The Shanghai First Intermediate People’s Court ruled that an employer could cancel an announced but unpaid deferred bonus of RMB1.2 million to a senior fund manager because the bonus was not fixed compensation and was subject to conditions in the company’s bonus policy and a special agreement with the employee.
The employee joined the company in 2007 and became the company’s general manager in 2011. Later, the employee also became the company’s legal representative and head of the compensation committee.
In 2015, after approval by the employee, the company issued its compensation plan for 2015 to 2017. According to the plan, for mid-level managers and above, 70% of their performance bonus would be paid in the year of performance, and the remaining 30% would be paid in the next year as a deferred bonus. If the employee were to leave the company during the performance period, the employee would voluntarily relinquish the bonus for the current performance period and would be ineligible for the deferred bonus for the previous performance period.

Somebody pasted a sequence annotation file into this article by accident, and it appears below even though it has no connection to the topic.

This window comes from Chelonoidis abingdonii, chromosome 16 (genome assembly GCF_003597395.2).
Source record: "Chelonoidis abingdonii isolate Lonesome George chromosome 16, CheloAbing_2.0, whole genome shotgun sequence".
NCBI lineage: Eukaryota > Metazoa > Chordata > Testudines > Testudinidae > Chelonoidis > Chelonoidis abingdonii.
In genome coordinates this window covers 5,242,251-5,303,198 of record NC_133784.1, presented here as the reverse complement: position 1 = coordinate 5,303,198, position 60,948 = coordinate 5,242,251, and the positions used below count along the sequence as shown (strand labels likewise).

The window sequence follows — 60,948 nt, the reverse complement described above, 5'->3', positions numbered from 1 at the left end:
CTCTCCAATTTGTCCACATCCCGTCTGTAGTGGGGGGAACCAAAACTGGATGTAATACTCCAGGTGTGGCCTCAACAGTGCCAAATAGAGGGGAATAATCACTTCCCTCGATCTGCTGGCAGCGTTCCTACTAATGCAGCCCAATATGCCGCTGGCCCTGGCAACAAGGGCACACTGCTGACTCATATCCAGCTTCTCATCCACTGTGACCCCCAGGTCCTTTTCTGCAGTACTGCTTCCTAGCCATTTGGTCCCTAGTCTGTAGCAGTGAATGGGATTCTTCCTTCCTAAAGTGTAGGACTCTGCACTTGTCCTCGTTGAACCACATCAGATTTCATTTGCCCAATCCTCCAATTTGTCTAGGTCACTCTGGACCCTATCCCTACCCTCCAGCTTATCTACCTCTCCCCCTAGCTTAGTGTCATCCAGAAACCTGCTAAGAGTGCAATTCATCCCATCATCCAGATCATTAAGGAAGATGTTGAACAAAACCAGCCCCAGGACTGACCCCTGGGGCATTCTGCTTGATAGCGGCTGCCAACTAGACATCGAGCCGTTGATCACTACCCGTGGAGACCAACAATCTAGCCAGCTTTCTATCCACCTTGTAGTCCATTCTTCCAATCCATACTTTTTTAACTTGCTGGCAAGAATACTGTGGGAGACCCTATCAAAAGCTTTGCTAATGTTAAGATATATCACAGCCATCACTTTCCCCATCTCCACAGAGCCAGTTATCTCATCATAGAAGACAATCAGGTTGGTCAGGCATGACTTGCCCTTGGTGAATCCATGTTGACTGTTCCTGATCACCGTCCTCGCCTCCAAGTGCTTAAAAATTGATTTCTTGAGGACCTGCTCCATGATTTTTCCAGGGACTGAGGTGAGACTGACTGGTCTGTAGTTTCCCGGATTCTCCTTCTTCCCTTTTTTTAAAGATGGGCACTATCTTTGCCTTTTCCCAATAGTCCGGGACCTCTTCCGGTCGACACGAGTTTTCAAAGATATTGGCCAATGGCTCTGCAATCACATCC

This compensation plan language was similar to performance bonus language contained in a job position agreement signed between the employee and the company in 2014. That agreement also contained clauses stating that the company had explained the meaning of the agreement’s terms to the employee and that the employee had understood all the terms. The agreement was effective through 10 October 2017.
On 28 April 2017, the employee resigned. The company refused to pay the RMB1.2 million deferred bonus for 2016. The employee filed a labour arbitration claim to recover the deferred bonus. The case eventually escalated to Shanghai’s First Intermediate People’s Court.
The court rejected the employee’s claim for the deferred bonus by reasoning that the performance bonus was not fixed compensation and was subject to the company’s bonus policy and special agreement with the employee.
Business Law Digest is compiled with the assistance of Baker McKenzie. Readers should not act on this information without seeking professional legal advice. You can contact Baker McKenzie by e-mailing Danian Zhang (Shanghai) at [email protected]